RAD. Forgive me, I do you wrong. I read it in your eyes and in your swords -- swords that were never drawn but in a noble cause, never sheathed while their wearers had a hand to wield them on an enemy's body to serve as their scabbard.

ALL. Never! never!

RAD. I have not misread the history of the West, or the faces of its noblest gentlemen. I see written in both, in characters of fire, "Fear God, Honour the King." (All draw.)

ALL. We will, we do!

RAD. In the name of our Holy Church I bless these swords, the first to leap forth in this hallowed cause.

ALL. God save King James! (A shot is heard without.)

TOWN. 'Tis an alarm.

[Enter Ruth hastily U. E. L. H.]

TOWN. Betrayed!

RAD. Ruth Ravenscar! What do you here?

RUTH. (exhausted). Gervase Rokewode!

RAD. What of him? He is not here!

RUTH. Thank God! but you -- fly, you are betrayed. The soldiers! they are hard behind.

TOWN. To your defence, gentlemen -- we will sell our lives dearly.

RAD. No, keep your courage for a better time. To the boat! to the boat! (He flies to the entrance of the cavern.) (A shot is fired.)

JAN. (appears bleeding). Dis too late -- we are surrounded.

RAD. Cut a way through them. (Ruth conceals herself.)

[Enter Duke of Cumberland, Dormer and soldiers, led by Musgrave. Radcliffe cuts his was through the men and escapes with Jansen. The gentlemen are surrounded and disarmed.]

DUKE. So, Mr. Townley -- so, Sir John -- gentlemen all, -- sorry to find you thus.

MUS. (who has been eagerly looking through the prisoners). Neither of them here! Curse it, they cannot have escaped.

DOR. See, a boat puts off from yonder creek -- shall we fire upon them?

DUKE. Eh! they are but smugglers -- no, no, never mind them (looks at prisoners). 'Tis not ill done, but you promised us still better game, sir (to Musgrave).

MUS. And I will keep my word if your Highness will give me a file of men. Rokewode and the priest must have been delayed: we shall find them up at his cottage.

(Ruth listens eagerly from her concealment.)

DUKE. Take the men, sir. I will see these gentlemen bestowed.

MUS. These are but the vipers' eggs. I will bring you the vipers. [Exit L. U. R.

DAW. (putting his head from under the sail). I don't think he will, may it please your Royal Highness.

DUKE. Eh! Why 'tis that old fool the billet-master.

DAW. That's the second time to-night. Perhaps if I conduct the soldiers to Gervase Rokewode's hiding-place, while Mr. Musgrave is engaged in not finding him, your Royal Highness will condescend to withdraw the expression "old fool?"

DUKE. I give you my royal word for it -- but how came you here?

DAW. I was propelled by an anticipated bullet; if one of those gentlemen dragoons will have the kindness to untie my legs and my arms, I will do my best to unkennel those pestilent Jacobites mentioned in the proclamation. Not that I care for the reward, no! I am impelled by unselfish and genuine patriotism.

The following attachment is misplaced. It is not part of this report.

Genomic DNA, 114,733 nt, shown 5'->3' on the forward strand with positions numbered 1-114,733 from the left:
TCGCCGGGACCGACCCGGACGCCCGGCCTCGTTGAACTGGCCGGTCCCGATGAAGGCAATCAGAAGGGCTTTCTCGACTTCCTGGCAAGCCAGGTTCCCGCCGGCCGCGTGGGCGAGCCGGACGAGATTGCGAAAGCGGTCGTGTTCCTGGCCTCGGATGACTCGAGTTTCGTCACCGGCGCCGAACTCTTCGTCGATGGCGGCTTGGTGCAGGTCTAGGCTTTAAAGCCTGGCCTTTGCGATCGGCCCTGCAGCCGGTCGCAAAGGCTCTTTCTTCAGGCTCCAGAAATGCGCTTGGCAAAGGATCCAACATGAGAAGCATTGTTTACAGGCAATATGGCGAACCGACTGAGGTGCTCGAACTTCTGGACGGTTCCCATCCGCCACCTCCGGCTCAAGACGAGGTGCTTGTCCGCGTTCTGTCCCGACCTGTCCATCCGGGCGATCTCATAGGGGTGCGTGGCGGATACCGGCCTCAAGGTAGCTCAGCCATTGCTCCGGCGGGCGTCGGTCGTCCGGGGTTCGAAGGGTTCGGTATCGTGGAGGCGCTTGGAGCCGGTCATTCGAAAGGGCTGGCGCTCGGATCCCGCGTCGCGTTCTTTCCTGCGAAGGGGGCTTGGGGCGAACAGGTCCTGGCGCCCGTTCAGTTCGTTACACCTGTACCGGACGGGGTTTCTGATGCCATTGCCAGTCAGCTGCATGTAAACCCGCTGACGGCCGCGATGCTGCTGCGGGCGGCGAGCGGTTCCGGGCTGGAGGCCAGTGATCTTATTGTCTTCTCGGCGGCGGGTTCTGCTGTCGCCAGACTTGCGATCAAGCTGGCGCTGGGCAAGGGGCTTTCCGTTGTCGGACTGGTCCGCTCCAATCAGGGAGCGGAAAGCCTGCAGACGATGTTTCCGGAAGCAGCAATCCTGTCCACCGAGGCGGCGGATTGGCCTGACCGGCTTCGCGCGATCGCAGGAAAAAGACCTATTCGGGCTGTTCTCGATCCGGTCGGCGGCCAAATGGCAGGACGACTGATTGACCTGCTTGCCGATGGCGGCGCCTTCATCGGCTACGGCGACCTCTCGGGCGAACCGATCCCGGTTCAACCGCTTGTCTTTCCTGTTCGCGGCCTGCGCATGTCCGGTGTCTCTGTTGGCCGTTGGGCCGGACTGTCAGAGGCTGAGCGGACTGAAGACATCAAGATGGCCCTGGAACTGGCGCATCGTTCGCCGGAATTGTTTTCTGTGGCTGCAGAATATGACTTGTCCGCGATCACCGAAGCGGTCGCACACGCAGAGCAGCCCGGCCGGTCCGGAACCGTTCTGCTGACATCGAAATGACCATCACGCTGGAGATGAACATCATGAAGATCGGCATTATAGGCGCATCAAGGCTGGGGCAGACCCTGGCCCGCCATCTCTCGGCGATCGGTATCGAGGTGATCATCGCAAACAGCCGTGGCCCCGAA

DUKE. You shall have the money, sir (to Dormer). Take two file and accompany this gentleman; on his slightest signal, or least motion towards escape, cleave him to the chine.

DAW. Oh! certainly, nothing can be more reasonable.

[Music. Exeunt Daw and Dormer L., followed by Jacobite gentlemen guarded.]

RUTH. By the short cut over the cliff, I may save him yet.

(Scene closes.)

SCENE IV. -- The Parlour in Musgrave's House, as in the second Scene of the second Act.

[Enter Anne.]

ANNE. Now you rebolt the door and climb into the upper window by the tree, you will find a light still burning. Now all is as my father left it, he will suspect nothing -- my room shall be his present security, and for the rest love help me to the end.

[Enter Gervase from staircase-door with lamp.]

GERV. The bolt is replaced, your father will suspect nothing. But this hiding-place, Anne?

ANNE. It is here!

GERV. Your father's house, the hottest Hanoverian in the town!

ANNE. And therefore the least likely to be suspected of harbouring a rebel. Forgive me the word, I would fain unlearn it now.

GERV. Call me what you will, no name sounds harsh from your lips. But where am I to hide?

ANNE. Here, William (opens a door), in my chamber. You hesitated to place your life in my hands. I put my fair fame in yours.

GERV. Anne! I will live to repay this devotion (goes in L. H.).

ANNE. Ok! mother, mother, if you can hear me, let this atone for my enforced share in my father's evil doing. Footsteps! my father, and not alone! (goes and looks out with lamp.) Oh! mercy, soldiers with him!

[Enter Musgrave R. H. and Soldiers. Music.]

Mus. Take these honest fellows to the kitchen, Anne, and give them food and drink. I have led you a fool's errand, friends, but 'tis no fault of mine.

ANNE. This way, if it please you.

[Exit with Soldiers L. H.

MUS. (walking up and down in reflection). Yes, we have searched the cottage, and the nest is empty. The birds have been scared, 'tis certain. But by whom? None knew of their danger save Anne, and she was secured in-doors. Who could it be? Curses on him, be he who he may.

[Re-enter Anne L. H. D. in flat.]

ANNE. I have set the soldiers to their supper. Will you not go to bed, father, it is late?

MUS. Bed, quotha! I am in no mood for my pillow to-night, lass. They have escaped us, girl.